Return to Work

Get Ready for Permanent Hybrid Ways of Working


Near Term

Leaders must be able to understand what is happening inside their organizations on four different levels:

  • Keep employees engaged and protect their wellbeing: Distractions, changing habits, inadequate equipment and poor connectivity can take a toll on individual wellbeing and effectiveness. Questions to consider include:
  • Are employees working as usual? Look out for sudden drops in levels of activity and those areas within the company undergoing the greatest change
  • How are employees adapting to the disruption? Increases in IM, calls and meetings are expected as employees find alternatives to face-to- interactions. They may also indicate where collaboration is becoming less effective.
  • Is remote work affecting work-life balance? Look out for groups with unusually high levels of after-hours work and length of work week. These groups within the company may be at risk of burn-out
  • Maintain healthy interactions within teams: Employees are at risk of isolation, in turn creating fragmentation within teams. This increases the risk of falling productivity. Questions to consider include:
  • Are managers providing the right support? Look out for teams with low average weekly 1:1 time with their manager. Employees within these teams are at risk of becoming isolated.
  • Are team members staying connected? Look for drops in collaboration levels and interactions with colleagues as this can indicate a disruption in normal working patterns. These teams may be undergoing the greatest challenges.
  • Have business as usual activities been disrupted? Look for teams with sudden drops in recurring meetings as these groups may be experiencing a significant disruption in business as usual activities.
  • Enable collaboration between teams and organizations: Collaboration between teams may break if employees can only maintain a subset of their usual interactions. This increases the risk of fragmentation and creating silos. Questions to consider include:
  • How are internal networks evolving? Look out for drops in average network size and breadth. This can indicate areas at risk of isolation
  • Has cross-functional teaming been disrupted? Look out for drops in collaboration levels between teams as this can indicate a disruption in normal working patterns
  • Stay aligned with customers and suppliers: External connectivity may suffer as other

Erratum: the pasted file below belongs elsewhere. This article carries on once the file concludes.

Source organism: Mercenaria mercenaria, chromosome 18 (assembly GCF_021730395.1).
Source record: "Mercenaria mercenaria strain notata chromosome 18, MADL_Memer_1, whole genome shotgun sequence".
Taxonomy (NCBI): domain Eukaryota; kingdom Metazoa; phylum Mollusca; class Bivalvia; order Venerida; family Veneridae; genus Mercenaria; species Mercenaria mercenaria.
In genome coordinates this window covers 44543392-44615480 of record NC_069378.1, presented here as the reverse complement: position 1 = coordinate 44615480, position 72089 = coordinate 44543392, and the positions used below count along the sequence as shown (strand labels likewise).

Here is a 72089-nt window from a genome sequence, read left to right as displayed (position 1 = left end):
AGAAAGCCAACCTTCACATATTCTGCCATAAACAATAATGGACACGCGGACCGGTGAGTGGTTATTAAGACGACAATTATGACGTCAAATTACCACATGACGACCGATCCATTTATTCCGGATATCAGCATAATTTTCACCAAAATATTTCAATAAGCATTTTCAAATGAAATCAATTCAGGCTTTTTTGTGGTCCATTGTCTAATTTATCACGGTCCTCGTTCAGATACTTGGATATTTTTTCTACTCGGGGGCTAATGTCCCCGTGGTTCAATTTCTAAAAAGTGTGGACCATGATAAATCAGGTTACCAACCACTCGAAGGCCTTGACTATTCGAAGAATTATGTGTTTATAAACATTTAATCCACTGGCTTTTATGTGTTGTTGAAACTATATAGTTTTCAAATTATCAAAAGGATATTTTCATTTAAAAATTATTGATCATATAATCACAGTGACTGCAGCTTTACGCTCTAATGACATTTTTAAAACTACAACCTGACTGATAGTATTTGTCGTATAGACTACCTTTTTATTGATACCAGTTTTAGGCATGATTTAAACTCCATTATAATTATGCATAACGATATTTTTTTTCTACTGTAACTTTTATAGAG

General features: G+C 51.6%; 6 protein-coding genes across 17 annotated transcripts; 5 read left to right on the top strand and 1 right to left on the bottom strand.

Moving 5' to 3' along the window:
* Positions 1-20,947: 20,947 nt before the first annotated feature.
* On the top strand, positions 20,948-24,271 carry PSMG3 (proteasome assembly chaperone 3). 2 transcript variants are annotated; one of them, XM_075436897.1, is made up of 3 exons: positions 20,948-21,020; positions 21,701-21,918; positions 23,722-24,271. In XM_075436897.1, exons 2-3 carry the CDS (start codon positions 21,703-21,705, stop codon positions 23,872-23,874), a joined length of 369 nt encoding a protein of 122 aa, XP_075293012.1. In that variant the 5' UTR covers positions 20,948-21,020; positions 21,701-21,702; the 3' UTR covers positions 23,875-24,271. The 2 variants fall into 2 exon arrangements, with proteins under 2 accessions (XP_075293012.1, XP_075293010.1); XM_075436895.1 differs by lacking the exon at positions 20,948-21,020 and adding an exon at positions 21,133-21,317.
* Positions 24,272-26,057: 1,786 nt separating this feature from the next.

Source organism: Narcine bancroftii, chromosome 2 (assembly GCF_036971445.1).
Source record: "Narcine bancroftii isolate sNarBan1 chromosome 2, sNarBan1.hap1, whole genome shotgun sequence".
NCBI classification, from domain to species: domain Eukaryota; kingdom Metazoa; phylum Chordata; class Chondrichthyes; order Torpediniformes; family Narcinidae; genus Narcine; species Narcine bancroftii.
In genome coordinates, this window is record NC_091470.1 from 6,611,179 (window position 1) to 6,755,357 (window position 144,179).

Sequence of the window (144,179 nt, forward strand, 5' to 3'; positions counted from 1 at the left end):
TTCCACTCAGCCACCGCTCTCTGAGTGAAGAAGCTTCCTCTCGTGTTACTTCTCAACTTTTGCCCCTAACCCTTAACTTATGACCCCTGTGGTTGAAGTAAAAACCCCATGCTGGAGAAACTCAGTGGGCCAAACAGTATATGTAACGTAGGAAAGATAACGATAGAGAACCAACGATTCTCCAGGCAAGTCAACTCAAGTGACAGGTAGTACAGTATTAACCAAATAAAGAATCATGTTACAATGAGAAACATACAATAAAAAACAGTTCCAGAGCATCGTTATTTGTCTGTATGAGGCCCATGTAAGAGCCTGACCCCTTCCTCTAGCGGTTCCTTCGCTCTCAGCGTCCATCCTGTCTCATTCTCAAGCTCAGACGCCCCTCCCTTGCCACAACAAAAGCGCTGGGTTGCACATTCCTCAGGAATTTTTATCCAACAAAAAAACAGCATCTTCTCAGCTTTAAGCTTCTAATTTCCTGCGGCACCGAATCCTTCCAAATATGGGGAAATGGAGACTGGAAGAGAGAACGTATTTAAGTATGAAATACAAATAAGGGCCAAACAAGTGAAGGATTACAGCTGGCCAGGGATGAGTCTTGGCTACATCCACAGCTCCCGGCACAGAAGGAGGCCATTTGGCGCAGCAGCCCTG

• companies experience similar disruption. External interactions at risk of being cancelled or
  • postponed. Questions to consider include:
  • How are external networks evolving? Look out for drops in average network size and breadth. This can indicate external-facing areas of the company that are being disrupted
  • Have external engagements been disrupted? Look out for changes in key metrics as these can indicate a disruption in normal working patterns.

Longer Term

So the question is what is going to be the new normal? Though organizations are going through a short-term disruption, by harnessing the power of collaboration data to
understand how work is getting done, many leaders will be able to make adjustments to minimize the impact.

We are already hearing from companies that had little to no remote work up to now, realizing that business can actually be done with some percentage of their workforce
working remotely—and specifically in Microsoft’s case, a significant percentage of employees working entirely remotely. Many companies are coming to the realization that some percentage of their workforce will never come back to an office environment—they will be permanent remote workers. This shift is going to have significant impact on how companies think about office space, the real-estate footprint, infrastructure, and the technology that is going to have to be in place long term to support the new work paradigm.

Beyond near-term potential savings on space, the shift could have additional positive impacts. If done correctly, some of the challenges of remote work—feelings of isolation, increased after-hours work and so forth—may be offset by increased employee engagement and satisfaction through more flexible hours, more time with friends and family, savings on transportation costs and avoiding long commutes. There is a lot to figure out as we continue to manage the current situation. But the good news is that with tools, technology and insights to be able to make better decisions, we can look at ways to minimize disadvantages and embrace the positives.